Separation or divorce can be a messy time, particularly when it comes to dividing your assets and the family home. If you are going through a divorce or separation, it’s vital you take stock of your day-to-day finances and work out a long-term plan to ensure you’re set up for a financially secure future. To help you get started, ask yourself these 3 questions.
1. Can you afford to keep your home?
While it makes sense from an emotional perspective to keep the family home – particularly if there are children involved who are likely to be unsettled by a divorce or separation – it’s important you view your decision from a practical, financial position. Not only do you need to consider whether or not you can afford the repayments on your home, you’ll need to factor in things like insurance, repairs and maintenance as well as monthly utilities and other expenses.
To keep your home, it’s likely you’ll need to buy out your spouse’s share of the equity in it. Equity is measured by the value of the house less any mortgage debt still owing. The Property (Relationships) Act requires all relationship assets and debt be divided 50/50 if you’re married, in a civil union, or have been in a de facto relationship for more than three years.
New Zealand law defines a de facto relationship as being between two persons (whatever their gender), who are both aged over 18 years old, who are not married to or in a civil union with each other and who live together as a couple. An equal division will only not apply if you have previously entered into a Pre-Nuptial Agreement.
You may be able to refinance your home for a larger amount to pay your spouse out for their share of the house or you may be able to negotiate an asset swap, giving up half of some other assets to make up for your spouse’s share of the home. Either way, there are some serious financial implications which will need to be factored into your decision.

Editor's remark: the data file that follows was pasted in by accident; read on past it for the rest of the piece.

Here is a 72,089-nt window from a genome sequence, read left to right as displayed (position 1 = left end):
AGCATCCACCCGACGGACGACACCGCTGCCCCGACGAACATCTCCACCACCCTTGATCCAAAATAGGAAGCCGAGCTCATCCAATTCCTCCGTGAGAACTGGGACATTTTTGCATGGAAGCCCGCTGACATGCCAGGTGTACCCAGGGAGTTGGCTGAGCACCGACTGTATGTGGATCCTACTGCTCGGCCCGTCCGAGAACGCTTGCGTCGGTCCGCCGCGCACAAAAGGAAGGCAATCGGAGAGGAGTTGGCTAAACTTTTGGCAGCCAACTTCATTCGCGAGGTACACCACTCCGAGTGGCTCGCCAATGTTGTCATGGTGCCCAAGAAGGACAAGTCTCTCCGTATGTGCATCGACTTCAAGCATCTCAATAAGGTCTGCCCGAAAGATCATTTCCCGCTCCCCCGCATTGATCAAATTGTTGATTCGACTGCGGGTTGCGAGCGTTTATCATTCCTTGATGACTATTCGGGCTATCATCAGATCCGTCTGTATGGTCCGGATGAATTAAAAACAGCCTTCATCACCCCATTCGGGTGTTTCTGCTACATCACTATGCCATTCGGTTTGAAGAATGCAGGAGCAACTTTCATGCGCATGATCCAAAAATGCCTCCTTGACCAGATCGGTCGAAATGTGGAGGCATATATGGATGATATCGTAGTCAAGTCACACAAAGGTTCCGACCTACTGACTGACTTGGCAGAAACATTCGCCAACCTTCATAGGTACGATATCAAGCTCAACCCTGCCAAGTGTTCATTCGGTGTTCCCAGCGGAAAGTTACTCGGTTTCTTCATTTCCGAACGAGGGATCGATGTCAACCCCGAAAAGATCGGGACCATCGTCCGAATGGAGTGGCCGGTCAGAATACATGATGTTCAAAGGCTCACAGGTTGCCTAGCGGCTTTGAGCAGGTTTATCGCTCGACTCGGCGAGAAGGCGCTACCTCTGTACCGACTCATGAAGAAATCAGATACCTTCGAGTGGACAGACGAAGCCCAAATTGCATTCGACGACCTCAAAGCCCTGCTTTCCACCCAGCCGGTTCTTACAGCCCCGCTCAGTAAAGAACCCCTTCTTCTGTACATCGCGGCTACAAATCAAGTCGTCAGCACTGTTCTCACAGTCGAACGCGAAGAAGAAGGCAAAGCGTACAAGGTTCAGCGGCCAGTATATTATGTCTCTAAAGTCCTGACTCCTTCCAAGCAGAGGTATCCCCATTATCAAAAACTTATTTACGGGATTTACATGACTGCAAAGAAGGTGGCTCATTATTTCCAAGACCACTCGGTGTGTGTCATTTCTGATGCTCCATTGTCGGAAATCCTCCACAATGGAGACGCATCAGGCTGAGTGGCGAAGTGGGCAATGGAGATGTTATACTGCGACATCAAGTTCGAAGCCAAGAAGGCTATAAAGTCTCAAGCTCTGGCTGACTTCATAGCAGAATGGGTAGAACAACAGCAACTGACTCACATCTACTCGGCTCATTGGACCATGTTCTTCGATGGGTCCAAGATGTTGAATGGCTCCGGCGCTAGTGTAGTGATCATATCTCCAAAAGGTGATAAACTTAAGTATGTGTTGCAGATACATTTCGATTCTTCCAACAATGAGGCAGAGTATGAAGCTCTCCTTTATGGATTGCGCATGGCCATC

2. Is it worth selling your home?
In most cases, selling the family home and splitting the equity will put both parties in a better financial position. However, that may not always be true. If you’ve recently bought a new home or re-mortgaged your existing home, or the property market has dipped and is no longer favourable for selling, you could be left worse off.
Once you sell your home and split the proceeds, you’ll still need to halve that amount so each party gets an equal share. Will that be enough to set you up financially? Can you realistically buy a new home with the amount you’re left with?
3. Could joint ownership work?
It might make sense for both parties to continue co-owning the property following a divorce or separation and for one party to live in the family home for a fixed period of time. To safeguard against any disputes, it’s vital both parties plan and agree the repayment terms of the joint loan – how much each will continue to contribute, the type of bank account you’ll use to pay the mortgage - either single or joint, as well as the length of time both parties will continue to be responsible for the mortgage repayments. This can be a tricky option, particularly if the divorce or separation is not amicable, so it’s important all agreements are clearly documented and that you seek advice from a family lawyer or a professional who has experience in dealing with these types of agreements.
If you are considering selling your family home and buying a new home following a divorce or separation, contact a Mortgage Express mortgage adviser to find out the best financial option for your situation.
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While all care has been taken in the preparation of this publication, no warranty is given as to the accuracy of the information and no responsibility is taken by Mortgage Express Limited for any errors or omissions. This publication does not constitute personalised financial advice. It may not be relevant to individual circumstances. Nothing in this publication is, or should be taken as, an offer, invitation, or recommendation to buy, sell, or retain any investment in or make any deposit with any person. You should seek professional advice before taking any action in relation to the matters dealt within this publication.
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